FULTON, Ga. – Votes are still being counted in Atlanta-area counties as Americans watch from around the nation to see whether Georgia will give Democrat Joe Biden the electoral votes he needs to become president.
The Associated Press has not declared a winner in Georgia’s presidential contest because the race between President Donald Trump and Biden is too early to call.
Gabriel Sterling, who was in charge of implementing the state’s new paper ballot voting system, said that as of 11 a.m. Thursday, just over 60,000 votes remained outstanding in 13 counties, including 11,200 in Fulton County and 17,157 in Chatham County.
Sterling said the goal is to finish counting ballots Thursday.
“Fast is great. We appreciate fast. We more appreciate accuracy,” Sterling said. “Accuracy is going to be the bedrock upon which people will believe the outcomes of this election -- be they on the winning side or the losing side. Accuracy is vital, and it’s the key to all our processes."
News4Jax reporter Vic Micolucci was in Atlanta on Thursday as Fulton County finalized its counting of ballots. Just before 1 p.m., he said a crowd was growing outside the State Farm Arena where the ballots were being tabulated.
Meanwhile, outside the State Farm Arena where the final Georgia votes are being counted, we have a growing crowd.— Vic Micolucci WJXT (@WJXTvic) November 5, 2020
Trump supporters are here claiming there’s corruption.
The caravan is Biden supporters, yelling “every vote counts.” pic.twitter.com/i5NBqO6x9s
Here’s how the vote looks in Georgia now:
(2,656 / 2,656)
Deputy Secretary of State Jordan Fuchs told the AP that the final margin may be as small as 1,000 votes. Several counties were shifting Thursday from scanning the final absentee ballots to having review panels study any votes that were flagged electronically to make sure the voter’s intent was clear.
Trump had a narrowing lead over Biden in Georgia, a close race in a state that has not backed a Democrat for president since 1992. There is no automatic recount, but a candidate can request one if the margin is within 0.5%.
The outstanding vote was primarily in the Atlanta area, which tends to lean Democratic. On Wednesday, about 50 people were counting votes inside State Farm Arena, the home of the Atlanta Hawks NBA team.
“We’re trying to make sure that every ballot is counted,” said Fulton County Elections Director Richard Barron. “We expect this to go probably until midnight or more.”
Barron went on to say, “We’re going to finish tonight. As long as it takes, we’re going to be here.”
At about 9:30 p.m. Wednesday, Barron said his crew had about 24,000 more ballots to get through.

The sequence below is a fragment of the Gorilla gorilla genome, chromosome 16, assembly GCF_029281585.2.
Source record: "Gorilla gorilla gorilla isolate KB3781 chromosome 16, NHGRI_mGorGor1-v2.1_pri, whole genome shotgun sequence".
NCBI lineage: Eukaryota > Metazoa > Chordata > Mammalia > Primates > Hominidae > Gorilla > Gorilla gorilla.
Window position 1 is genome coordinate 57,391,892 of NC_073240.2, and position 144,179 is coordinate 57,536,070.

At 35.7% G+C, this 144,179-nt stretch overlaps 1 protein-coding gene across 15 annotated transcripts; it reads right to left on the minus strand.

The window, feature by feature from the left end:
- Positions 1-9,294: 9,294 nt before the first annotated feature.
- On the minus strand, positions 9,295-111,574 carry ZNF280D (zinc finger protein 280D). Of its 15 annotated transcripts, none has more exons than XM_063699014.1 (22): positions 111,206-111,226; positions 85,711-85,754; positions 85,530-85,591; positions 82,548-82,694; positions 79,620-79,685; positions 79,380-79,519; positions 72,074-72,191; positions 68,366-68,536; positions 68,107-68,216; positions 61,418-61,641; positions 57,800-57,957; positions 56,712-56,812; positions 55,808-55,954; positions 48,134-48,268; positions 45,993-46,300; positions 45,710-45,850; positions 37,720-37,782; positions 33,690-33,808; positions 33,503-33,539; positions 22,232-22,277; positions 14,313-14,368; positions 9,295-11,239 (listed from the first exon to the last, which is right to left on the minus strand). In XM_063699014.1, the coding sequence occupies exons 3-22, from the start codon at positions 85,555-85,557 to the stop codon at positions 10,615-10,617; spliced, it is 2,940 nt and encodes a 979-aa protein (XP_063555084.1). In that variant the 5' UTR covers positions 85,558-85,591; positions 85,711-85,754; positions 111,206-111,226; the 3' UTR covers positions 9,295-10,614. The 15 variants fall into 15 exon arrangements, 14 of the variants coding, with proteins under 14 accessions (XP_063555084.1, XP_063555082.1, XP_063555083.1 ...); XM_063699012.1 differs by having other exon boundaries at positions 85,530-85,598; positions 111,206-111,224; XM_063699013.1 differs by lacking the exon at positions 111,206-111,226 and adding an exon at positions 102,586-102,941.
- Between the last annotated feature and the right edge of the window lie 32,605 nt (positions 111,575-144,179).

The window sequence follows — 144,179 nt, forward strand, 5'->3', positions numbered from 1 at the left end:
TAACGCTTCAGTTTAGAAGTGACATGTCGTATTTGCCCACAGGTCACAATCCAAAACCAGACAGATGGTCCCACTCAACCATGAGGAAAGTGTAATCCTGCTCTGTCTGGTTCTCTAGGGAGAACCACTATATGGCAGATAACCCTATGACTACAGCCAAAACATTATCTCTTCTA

Counties have until 5 p.m. on Nov. 13 to certify results.
At stake in Georgia are 16 electoral votes. All absentee ballots were due Tuesday.
President Trump’s campaign files suits in Georgia, Pennsylvania, Michigan
On Wednesday night, President Trump’s campaign and the Georgia Republican Party have filed a lawsuit against the Chatham County Board of Elections asking a judge to order the county to secure and account for ballots received after 7 p.m. on Election Day.
State party Chairman David Shafer said in a statement Wednesday night that they planned to sue in a dozen counties.
The lawsuit alleges that a Republican observer watched a poll worker take unprocessed absentee ballots from a back room and mix them into processed absentee ballots waiting to be tabulated.
In Georgia, ballots must be received by 7 p.m. on Election Day in order to count. Chatham County contains Savannah and leans Democratic.
A woman who answered the phone at the Chatham County Board of Elections offices declined to comment.
Georgia is among a handful of states that The Associated Press has not called. In the race to the 270 electoral votes needed to win the presidency, Democrat Joe Biden currently has 264 while Trump has 214.
Trump’s campaign has also filed lawsuits in Pennsylvania and Michigan. The AP called Michigan for Democrat Joe Biden on Wednesday. Nevada, Pennsylvania and Georgia are undecided.
The new filings, joining existing Republican legal challenges in Pennsylvania and Nevada, demand better access for campaign observers to locations where ballots are being processed and counted, and absentee ballot concerns, the campaign said. However, at one Michigan location in question The Associated Press observed poll watchers from both sides monitoring on Wednesday.